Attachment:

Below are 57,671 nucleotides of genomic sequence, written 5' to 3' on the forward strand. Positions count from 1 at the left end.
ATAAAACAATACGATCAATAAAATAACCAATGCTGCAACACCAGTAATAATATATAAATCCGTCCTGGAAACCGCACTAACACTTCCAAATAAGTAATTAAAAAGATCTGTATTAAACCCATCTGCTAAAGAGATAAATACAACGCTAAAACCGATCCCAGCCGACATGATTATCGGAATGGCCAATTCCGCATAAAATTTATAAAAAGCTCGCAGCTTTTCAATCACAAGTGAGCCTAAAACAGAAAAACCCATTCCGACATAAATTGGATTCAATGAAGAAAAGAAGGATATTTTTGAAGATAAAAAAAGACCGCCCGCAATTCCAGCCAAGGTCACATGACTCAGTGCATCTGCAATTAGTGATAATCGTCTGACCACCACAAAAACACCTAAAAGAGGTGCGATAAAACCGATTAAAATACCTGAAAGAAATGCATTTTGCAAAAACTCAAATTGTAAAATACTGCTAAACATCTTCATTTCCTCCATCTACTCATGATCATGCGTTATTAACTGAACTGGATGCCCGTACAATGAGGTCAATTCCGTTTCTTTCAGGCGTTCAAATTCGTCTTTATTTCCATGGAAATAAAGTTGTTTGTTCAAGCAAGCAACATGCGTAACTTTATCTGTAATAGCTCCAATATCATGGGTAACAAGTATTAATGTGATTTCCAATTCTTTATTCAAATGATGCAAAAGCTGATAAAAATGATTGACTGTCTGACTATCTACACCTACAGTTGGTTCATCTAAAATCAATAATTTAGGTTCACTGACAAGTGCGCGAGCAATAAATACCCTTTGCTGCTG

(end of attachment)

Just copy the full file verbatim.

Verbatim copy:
Below are 57,671 nucleotides of genomic sequence, written 5' to 3' on the forward strand. Positions count from 1 at the left end.
ATAAAACAATACGATCAATAAAATAACCAATGCTGCAACACCAGTAATAATATATAAATCCGTCCTGGAAACCGCACTAACACTTCCAAATAAGTAATTAAAAAGATCTGTATTAAACCCATCTGCTAAAGAGATAAATACAACGCTAAAACCGATCCCAGCCGACATGATTATCGGAATGGCCAATTCCGCATAAAATTTATAAAAAGCTCGCAGCTTTTCAATCACAAGTGAGCCTAAAACAGAAAAACCCATTCCGACATAAATTGGATTCAATGAAGAAAAGAAGGATATTTTTGAAGATAAAAAAAGACCGCCCGCAATTCCAGCCAAGGTCACATGACTCAGTGCATCTGCAATTAGTGATAATCGTCTGACCACCACAAAAACACCTAAAAGAGGTGCGATAAAACCGATTAAAATACCTGAAAGAAATGCATTTTGCAAAAACTCAAATTGTAAAATACTGCTAAACATCTTCATTTCCTCCATCTACTCATGATCATGCGTTATTAACTGAACTGGATGCCCGTACAATGAGGTCAATTCCGTTTCTTTCAGGCGTTCAAATTCGTCTTTATTTCCATGGAAATAAAGTTGTTTGTTCAAGCAAGCAACATGCGTAACTTTATCTGTAATAGCTCCAATATCATGGGTAACAAGTATTAATGTGATTTCCAATTCTTTATTCAAATGATGCAAAAGCTGATAAAAATGATTGACTGTCTGACTATCTACACCTACAGTTGGTTCATCTAAAATCAATAATTTAGGTTCACTGACAAGTGCGCGAGCAATAAATACCCTTTGCTGCTG